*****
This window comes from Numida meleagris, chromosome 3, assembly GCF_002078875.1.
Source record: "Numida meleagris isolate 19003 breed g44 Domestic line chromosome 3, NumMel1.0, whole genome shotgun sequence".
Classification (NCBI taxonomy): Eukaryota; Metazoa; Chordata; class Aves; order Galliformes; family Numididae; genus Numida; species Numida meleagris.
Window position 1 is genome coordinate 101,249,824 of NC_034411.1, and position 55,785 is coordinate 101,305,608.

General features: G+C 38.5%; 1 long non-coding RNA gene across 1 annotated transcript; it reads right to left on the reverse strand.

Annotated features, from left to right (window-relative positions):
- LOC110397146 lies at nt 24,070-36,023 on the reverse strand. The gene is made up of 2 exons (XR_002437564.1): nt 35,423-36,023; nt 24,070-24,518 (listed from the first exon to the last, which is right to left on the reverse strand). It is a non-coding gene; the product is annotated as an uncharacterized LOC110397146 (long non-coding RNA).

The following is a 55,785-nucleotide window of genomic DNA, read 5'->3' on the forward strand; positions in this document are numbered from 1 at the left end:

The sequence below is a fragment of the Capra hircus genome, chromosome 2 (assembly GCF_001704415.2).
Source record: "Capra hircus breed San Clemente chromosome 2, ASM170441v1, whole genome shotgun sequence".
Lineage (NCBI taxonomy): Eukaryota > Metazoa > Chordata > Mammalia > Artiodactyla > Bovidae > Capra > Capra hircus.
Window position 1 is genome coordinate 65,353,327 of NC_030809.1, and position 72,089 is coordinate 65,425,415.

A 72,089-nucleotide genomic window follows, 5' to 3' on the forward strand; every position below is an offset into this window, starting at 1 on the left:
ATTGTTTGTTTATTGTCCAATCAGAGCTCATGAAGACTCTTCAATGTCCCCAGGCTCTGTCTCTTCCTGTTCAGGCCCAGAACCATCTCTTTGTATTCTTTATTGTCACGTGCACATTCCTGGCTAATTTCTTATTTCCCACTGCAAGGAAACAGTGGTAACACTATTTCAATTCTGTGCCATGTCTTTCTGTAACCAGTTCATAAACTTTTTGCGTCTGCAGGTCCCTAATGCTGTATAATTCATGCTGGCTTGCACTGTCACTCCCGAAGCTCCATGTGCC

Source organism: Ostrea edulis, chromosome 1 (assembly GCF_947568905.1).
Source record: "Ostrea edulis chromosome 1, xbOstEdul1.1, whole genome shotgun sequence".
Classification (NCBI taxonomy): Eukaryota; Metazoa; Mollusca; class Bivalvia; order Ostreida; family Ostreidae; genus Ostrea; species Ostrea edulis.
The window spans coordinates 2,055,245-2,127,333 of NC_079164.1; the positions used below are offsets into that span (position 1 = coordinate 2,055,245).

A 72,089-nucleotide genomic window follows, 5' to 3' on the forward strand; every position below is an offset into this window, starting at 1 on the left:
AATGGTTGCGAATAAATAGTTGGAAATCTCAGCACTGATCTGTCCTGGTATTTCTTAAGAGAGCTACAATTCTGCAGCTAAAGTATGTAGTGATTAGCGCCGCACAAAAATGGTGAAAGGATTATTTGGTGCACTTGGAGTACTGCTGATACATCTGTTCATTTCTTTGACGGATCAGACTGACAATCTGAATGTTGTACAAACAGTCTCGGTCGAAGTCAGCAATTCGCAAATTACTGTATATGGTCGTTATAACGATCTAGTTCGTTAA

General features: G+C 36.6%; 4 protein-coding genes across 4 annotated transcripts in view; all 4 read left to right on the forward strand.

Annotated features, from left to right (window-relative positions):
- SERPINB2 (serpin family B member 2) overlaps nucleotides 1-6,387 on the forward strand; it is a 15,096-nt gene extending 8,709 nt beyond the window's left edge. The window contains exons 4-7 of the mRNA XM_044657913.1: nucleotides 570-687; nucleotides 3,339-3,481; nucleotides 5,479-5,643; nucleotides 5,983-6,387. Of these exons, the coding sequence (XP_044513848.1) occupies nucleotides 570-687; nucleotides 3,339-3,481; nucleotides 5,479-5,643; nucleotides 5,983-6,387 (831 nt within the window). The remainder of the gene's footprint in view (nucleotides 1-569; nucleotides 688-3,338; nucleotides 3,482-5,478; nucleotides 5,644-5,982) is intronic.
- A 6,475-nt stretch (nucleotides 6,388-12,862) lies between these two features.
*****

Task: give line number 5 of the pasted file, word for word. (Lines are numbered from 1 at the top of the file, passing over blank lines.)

General features: G+C 38.5%; 1 long non-coding RNA gene across 1 annotated transcript; it reads right to left on the reverse strand.